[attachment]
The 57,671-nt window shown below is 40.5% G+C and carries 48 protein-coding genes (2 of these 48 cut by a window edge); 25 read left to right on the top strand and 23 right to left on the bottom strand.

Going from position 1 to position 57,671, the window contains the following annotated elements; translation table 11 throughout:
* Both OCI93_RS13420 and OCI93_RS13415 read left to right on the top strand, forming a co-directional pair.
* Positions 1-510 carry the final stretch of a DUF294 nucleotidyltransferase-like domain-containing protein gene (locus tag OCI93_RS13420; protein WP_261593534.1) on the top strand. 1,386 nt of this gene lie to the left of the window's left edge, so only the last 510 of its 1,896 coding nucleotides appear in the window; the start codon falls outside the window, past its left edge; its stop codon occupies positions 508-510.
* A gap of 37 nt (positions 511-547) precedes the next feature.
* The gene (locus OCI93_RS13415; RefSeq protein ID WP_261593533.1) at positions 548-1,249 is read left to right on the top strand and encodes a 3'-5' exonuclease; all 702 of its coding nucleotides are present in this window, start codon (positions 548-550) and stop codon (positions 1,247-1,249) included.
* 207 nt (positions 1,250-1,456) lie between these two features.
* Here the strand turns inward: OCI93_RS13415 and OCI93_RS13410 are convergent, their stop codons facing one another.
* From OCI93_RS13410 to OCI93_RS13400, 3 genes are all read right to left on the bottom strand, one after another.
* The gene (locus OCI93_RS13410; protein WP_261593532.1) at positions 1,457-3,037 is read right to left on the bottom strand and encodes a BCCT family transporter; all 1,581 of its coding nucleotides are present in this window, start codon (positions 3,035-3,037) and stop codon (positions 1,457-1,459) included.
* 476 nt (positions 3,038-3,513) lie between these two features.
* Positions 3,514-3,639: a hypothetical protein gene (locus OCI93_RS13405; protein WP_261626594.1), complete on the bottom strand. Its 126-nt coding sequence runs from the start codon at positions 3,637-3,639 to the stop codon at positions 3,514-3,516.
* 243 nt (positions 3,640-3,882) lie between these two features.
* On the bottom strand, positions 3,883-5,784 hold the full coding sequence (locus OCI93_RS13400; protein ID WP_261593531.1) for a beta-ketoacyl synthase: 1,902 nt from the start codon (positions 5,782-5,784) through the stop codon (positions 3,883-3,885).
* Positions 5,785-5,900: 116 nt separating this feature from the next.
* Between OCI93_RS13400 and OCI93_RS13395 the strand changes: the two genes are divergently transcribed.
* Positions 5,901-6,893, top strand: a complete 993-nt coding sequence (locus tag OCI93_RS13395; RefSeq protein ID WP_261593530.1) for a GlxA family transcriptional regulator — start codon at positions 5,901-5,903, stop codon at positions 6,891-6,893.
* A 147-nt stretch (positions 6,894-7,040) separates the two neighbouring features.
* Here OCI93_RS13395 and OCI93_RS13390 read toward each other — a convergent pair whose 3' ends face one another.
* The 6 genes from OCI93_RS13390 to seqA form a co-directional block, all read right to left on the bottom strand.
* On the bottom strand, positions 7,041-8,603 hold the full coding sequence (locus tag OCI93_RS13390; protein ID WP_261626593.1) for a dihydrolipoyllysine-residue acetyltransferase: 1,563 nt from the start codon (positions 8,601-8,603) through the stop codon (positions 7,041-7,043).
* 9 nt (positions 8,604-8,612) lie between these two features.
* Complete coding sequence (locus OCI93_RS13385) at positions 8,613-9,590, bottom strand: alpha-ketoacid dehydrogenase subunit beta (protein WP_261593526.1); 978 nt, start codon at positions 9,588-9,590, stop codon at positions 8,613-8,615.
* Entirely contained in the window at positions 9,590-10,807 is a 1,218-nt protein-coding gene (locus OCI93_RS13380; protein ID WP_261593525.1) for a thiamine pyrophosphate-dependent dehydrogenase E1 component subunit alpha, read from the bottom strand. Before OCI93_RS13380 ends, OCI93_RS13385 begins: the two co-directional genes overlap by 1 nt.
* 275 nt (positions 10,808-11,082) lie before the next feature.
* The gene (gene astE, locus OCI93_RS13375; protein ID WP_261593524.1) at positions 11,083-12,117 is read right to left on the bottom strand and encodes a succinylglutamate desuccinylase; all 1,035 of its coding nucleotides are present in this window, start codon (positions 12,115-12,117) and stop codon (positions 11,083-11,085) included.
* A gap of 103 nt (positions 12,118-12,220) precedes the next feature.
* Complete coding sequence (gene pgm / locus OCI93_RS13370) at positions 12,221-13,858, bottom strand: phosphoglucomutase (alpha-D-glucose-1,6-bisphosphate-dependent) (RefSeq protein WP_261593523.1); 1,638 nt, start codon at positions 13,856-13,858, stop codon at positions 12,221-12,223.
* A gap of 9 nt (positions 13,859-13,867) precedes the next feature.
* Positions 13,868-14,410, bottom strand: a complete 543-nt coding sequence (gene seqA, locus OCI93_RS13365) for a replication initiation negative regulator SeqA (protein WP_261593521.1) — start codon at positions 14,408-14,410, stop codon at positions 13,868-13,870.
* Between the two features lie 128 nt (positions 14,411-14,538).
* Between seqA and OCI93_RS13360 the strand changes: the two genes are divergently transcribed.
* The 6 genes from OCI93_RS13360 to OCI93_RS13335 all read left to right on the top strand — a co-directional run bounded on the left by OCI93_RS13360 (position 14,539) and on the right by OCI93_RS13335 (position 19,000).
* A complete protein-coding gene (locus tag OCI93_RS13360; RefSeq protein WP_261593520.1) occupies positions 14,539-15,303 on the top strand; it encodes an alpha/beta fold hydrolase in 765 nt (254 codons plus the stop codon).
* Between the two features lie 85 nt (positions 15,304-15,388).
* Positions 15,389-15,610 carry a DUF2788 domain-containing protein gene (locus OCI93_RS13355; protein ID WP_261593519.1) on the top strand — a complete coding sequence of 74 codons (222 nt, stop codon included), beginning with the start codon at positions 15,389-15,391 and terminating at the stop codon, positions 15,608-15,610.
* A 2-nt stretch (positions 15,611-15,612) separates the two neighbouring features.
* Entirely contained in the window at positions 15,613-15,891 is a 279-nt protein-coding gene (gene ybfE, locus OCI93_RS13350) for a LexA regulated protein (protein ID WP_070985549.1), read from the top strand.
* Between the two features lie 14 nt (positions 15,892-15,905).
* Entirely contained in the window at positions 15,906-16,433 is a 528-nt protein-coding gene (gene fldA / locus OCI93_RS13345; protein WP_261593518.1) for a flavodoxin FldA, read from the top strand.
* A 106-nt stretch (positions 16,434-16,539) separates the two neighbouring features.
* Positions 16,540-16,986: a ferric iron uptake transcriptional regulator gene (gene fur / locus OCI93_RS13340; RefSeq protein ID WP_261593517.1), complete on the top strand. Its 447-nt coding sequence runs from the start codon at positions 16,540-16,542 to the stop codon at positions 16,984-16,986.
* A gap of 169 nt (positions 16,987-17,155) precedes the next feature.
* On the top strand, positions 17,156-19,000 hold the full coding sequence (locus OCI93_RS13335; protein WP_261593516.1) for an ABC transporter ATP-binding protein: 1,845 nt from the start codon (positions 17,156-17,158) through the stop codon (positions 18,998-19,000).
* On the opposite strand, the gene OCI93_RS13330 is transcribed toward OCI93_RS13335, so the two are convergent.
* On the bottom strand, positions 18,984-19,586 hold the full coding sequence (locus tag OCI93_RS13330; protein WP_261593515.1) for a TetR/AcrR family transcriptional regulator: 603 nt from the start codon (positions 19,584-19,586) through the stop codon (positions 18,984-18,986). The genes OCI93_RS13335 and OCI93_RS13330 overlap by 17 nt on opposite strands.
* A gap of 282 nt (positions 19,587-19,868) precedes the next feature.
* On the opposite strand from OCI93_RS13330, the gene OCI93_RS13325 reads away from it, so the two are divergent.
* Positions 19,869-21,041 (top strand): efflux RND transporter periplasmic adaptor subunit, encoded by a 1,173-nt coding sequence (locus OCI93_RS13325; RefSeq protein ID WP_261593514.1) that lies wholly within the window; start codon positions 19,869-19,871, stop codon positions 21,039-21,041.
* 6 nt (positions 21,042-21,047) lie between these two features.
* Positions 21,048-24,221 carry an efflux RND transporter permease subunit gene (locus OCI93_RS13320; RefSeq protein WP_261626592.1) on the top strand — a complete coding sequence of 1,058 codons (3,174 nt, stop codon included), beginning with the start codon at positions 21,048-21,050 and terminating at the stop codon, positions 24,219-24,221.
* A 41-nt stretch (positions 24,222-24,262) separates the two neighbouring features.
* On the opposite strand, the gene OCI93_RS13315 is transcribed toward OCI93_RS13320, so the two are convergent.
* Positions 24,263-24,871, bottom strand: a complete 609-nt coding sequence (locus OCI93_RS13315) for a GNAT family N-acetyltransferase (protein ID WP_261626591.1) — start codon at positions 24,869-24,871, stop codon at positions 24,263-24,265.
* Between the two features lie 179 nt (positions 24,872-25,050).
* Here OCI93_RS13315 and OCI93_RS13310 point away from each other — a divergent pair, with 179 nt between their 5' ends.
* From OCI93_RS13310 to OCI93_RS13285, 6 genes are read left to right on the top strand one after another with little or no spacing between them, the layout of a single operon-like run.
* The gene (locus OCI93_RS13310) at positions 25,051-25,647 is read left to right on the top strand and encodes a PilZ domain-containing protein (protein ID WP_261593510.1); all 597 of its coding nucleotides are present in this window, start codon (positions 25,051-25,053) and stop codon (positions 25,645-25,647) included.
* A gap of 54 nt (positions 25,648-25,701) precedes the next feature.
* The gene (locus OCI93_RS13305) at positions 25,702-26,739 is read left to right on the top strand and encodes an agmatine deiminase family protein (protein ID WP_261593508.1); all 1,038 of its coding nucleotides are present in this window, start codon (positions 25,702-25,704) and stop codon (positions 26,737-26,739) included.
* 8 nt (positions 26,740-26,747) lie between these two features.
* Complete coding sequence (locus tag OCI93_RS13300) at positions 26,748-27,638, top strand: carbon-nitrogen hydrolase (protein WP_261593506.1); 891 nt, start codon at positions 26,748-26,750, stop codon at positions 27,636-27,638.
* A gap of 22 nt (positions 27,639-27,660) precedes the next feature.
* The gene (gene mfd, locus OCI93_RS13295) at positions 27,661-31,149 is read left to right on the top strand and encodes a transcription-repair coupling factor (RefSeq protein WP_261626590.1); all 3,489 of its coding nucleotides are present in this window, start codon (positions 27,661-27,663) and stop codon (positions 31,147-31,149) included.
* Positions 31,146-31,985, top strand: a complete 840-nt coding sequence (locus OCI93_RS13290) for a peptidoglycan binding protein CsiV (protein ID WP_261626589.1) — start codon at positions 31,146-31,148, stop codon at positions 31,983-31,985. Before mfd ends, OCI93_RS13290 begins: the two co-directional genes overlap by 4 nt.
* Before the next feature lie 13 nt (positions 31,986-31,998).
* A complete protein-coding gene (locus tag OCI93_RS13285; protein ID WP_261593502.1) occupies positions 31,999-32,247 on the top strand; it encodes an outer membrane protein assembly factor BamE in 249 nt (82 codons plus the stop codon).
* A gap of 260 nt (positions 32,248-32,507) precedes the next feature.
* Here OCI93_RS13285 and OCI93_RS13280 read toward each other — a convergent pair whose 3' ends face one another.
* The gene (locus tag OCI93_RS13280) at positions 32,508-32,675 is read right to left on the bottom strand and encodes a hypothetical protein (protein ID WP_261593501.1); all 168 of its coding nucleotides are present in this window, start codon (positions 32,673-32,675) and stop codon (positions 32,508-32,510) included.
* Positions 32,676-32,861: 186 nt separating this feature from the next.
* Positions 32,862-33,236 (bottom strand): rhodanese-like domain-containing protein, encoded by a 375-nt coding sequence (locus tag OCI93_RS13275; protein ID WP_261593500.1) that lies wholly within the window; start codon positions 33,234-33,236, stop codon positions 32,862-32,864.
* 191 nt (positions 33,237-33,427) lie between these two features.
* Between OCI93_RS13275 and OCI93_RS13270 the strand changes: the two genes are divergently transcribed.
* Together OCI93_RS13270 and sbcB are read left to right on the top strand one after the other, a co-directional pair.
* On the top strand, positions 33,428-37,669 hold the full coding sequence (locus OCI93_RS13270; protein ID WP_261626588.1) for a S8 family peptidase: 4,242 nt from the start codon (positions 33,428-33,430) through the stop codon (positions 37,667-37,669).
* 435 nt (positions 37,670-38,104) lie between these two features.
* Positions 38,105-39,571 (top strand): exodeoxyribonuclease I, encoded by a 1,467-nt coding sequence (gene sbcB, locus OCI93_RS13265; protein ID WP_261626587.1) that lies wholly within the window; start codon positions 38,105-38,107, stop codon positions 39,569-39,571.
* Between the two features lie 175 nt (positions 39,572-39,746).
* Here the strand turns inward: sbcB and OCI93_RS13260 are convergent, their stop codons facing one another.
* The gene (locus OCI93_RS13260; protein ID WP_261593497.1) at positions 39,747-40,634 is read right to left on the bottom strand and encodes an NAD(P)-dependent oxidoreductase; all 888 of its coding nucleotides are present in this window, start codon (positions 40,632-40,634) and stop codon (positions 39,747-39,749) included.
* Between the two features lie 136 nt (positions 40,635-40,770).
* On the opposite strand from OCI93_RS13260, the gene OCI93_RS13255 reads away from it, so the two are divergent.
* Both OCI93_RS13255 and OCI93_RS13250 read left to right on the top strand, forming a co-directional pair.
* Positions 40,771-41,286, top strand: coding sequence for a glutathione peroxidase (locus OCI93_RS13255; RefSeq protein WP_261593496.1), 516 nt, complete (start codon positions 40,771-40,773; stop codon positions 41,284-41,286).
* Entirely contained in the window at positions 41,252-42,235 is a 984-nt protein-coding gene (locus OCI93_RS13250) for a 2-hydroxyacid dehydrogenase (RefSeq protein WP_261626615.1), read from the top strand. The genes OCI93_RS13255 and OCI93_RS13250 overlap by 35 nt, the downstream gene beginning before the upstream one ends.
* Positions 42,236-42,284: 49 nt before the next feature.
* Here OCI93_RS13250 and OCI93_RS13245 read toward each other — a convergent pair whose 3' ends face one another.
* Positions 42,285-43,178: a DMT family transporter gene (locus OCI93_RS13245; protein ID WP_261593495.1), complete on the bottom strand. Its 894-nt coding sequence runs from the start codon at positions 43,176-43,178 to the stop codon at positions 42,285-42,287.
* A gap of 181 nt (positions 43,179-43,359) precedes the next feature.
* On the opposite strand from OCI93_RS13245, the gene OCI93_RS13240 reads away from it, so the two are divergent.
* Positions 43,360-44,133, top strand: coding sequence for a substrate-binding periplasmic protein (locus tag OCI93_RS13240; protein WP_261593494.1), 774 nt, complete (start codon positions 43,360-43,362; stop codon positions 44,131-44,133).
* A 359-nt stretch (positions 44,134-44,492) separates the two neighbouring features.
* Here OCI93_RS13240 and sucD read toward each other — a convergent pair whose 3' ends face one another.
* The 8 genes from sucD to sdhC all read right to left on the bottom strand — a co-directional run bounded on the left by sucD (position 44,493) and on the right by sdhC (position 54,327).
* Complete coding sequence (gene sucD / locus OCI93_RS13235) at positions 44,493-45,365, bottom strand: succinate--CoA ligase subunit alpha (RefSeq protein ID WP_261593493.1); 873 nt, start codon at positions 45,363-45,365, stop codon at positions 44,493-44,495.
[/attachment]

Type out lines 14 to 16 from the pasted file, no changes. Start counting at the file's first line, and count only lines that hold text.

* On the bottom strand, positions 3,883-5,784 hold the full coding sequence (locus OCI93_RS13400; protein ID WP_261593531.1) for a beta-ketoacyl synthase: 1,902 nt from the start codon (positions 5,782-5,784) through the stop codon (positions 3,883-3,885).
* Positions 5,785-5,900: 116 nt separating this feature from the next.
* Between OCI93_RS13400 and OCI93_RS13395 the strand changes: the two genes are divergently transcribed.